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    Re: CNAV and Rearranging the mass of the earth's water?
    From: Brad Morris
    Date: 2019 Jan 23, 12:19 -0500
    Hello Mark

    You asked: wouldn't all sea levels rise uniformly?

    If there wasn't an external perturbation of the system, then yes, they would.  Think of any pool of water, undisturbed.  But there are disturbances to the oceans.  There are the two large external gravity wells, the sun and moon.  Each provides a pull on the oceans, sometimes in the same direction but often in differing vectors.  The bulges of water remain oriented towards those vectors, with the earth rotating, creating the tides.  But we don't live on a perfect sphere of water, there are intervening land masses which channels the water and create flow.  There are plenty of other disturbances to the system to investigate.  In the end, however, the unequal water levels cannot be exaggerated to infinity.  The levels are primarily influenced by the earth's gravity well.

    Elsewhere, in your post, you asked of the effect of the redistribution of mass on the orientation of the earth, and would this change CN.

    In my opinion, the redistribution of the mass of ice in the polar caps would be the greatest change in distribution of mass.  The change in sea level would have a much lower effect.  So yes, there will be a change in orientation. Yet this orientation change can be readily accounted for, just like all of the other factors, such as precession.The method won't change, but the raw data input will.  A perfect example of this is a star with high proper motion.  While it isn't exactly streaking across the sky like a jet fighter, it is changing its orientation with respect to the other stars.  The daily pages of the NA account for this change.  Why then, I would ask, should a redistribution of the earth's mass have an effect we cannot account for?  No need to correct the instructive textbooks or methods.  Just update the raw data, which is something we have been doing all along.  The earth is not about to start tumbling in a random and chaotic way.  

    I don't think there is any need to panic about this with regards to CN.  

    Perhaps the effect on the ecosystem might be of greater concern.  Nature has a systematic method of correct for life forms which dramatically change their environment.  There are die offs, in which the offending population is greatly reduced in numbers.  The historical record is replete with instances, as well as reproducibility in scientific experiments.  That may be slightly more concerning.
     

    Brad




    On Jan 23, 2019 11:17 AM, "Mark Coady" <NoReply_MarkCoady@fer3.com> wrote:

    Yesterday the Providence Journal had an article on climate change. Here I quote a specific section regarding sea level changes:

     “Because of changes in ocean currents, water temperatures and other factors, seas are rising faster in the Northeast than just about anywhere in the world. A recent study by the National Center for Atmospheric Research estimated that cities could experience more than double the global mean average for sea level rise over the next two decades.

    From 1930, Sea levels in Rhode Island increased by about an inch a decade, until about 40 years age when the rate started to accelerate. The state has seen six inches of sea level rise since then.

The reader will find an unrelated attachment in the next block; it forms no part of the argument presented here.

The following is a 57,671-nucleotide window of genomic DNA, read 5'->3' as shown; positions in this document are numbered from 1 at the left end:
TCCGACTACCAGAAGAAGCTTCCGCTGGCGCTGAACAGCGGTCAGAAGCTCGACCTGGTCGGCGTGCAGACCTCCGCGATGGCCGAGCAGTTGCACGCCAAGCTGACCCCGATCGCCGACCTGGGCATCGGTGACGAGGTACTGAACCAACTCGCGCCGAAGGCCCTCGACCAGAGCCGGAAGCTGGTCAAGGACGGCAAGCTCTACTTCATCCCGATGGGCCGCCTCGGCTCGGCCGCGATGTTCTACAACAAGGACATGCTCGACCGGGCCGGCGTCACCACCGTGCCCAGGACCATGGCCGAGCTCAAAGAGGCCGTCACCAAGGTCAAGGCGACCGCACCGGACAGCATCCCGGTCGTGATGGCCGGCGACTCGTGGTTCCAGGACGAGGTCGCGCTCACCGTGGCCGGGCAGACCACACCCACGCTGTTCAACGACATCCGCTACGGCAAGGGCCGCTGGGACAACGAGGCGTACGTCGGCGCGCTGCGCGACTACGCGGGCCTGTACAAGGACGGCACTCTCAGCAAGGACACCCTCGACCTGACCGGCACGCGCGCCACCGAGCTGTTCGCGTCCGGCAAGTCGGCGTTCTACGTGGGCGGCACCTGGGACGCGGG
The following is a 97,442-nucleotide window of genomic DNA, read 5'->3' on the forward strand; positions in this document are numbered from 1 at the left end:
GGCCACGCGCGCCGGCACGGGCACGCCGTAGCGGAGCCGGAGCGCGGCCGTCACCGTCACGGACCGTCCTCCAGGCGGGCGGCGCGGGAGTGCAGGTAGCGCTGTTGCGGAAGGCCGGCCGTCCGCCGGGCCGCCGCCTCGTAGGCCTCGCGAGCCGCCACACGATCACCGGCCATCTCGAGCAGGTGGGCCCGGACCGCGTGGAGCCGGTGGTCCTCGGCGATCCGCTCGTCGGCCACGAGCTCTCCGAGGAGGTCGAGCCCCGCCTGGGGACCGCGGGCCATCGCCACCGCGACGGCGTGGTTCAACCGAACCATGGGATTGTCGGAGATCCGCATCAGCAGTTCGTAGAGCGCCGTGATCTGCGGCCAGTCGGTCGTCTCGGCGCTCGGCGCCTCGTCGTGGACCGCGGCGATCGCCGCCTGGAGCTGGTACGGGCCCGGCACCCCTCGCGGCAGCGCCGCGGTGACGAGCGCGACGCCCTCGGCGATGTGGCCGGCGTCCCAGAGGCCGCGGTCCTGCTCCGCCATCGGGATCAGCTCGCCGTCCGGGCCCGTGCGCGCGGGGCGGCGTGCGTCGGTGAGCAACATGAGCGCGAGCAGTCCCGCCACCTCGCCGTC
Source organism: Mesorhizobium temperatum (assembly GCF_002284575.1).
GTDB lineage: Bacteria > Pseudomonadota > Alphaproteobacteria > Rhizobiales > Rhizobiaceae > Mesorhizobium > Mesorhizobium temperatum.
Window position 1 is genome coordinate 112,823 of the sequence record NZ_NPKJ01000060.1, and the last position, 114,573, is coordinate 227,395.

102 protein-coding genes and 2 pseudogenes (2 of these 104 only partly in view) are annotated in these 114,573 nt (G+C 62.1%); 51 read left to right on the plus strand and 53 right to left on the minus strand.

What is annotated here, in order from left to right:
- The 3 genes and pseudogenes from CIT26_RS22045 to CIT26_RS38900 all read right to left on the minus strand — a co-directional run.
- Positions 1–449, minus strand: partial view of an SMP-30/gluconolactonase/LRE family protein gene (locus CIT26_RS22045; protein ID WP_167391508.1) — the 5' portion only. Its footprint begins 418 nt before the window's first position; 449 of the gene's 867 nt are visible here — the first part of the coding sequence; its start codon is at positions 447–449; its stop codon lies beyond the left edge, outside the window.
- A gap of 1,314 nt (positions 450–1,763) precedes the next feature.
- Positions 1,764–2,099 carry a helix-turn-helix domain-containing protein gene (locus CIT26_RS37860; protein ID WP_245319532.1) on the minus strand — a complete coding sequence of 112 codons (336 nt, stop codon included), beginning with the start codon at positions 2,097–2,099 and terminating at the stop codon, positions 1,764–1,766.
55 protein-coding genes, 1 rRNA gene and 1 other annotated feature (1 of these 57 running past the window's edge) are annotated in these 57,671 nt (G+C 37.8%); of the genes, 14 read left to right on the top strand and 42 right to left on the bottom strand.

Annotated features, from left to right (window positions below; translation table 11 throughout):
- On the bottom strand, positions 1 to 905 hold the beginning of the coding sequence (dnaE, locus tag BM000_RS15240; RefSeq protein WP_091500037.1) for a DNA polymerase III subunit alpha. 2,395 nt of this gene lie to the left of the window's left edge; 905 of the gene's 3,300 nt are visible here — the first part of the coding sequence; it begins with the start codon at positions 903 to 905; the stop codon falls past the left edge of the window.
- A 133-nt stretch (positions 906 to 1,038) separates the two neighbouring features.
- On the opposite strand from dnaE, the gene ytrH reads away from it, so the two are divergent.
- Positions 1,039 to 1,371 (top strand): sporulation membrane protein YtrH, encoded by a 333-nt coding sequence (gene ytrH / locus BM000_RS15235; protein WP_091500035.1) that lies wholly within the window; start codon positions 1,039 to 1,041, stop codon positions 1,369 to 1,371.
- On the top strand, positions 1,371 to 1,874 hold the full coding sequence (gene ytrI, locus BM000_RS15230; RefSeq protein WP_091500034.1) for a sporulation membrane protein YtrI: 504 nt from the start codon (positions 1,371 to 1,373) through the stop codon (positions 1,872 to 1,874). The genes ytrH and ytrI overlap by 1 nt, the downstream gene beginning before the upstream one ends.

The Rhode Island Coastal Resources Management Council has adopted projections by the national Oceanic and Atmospheric Administration to plan for up to 11.5 feet of sea level rise by the end of the century.“

    I am wary of newspaper science, as the forum of front page journalism does not always  lend itself to technical precision....and this one invaded my consciousness which started drooling out unchecked random thoughts:  

    It set me to thinking about global mass, CNAV concerns, regional pendulums, gravitational fields, and how sea levels could be predicted to rise at greatly different levels regionally. The simple minded part of me goes back to digging a large fish pond using a full hose from corner to corner to keep the sides level. My gut level, which is of course overly simplistic, says that if the mass of ocean water were already dispersed based on the mass and gravity of this third rock and our other gravitational impacts like moon and sun.....why would it unevenly change the height of sea level if you added more water? Isn’t ultimately all one connected big puddle that would relevel at the end...?  OK... so I have no idea what I am talking about.......... but wouldn’t it re-disperse uniformly based on existing gravity...? Of course we do have all that melting ice...what of that......that’s relocating a substantial once solid mass while changing it to a liquid state.....

    If the stated occurred, would we be correcting our relationship with a cosmos because our center of Mass was re-arranged and our.... oh heck..... “slosh factor” of liquid distribution changed? What of our “wobble”.......uh...rotational speed, precession, nutation, and regional perception of the vertical?

    Are we going to have to correct our CNAV texts because earth is changing its distribution of mass and we’ll have lots more non uniformly distributed water sloshing about in funny places....or is it just too many decimal places right of zero.

    My mind is running like the eight year old going why why why.....  like why would all that water come to New England instead of south for a tropical vacation?.... lol...must have boat cabin fever...!

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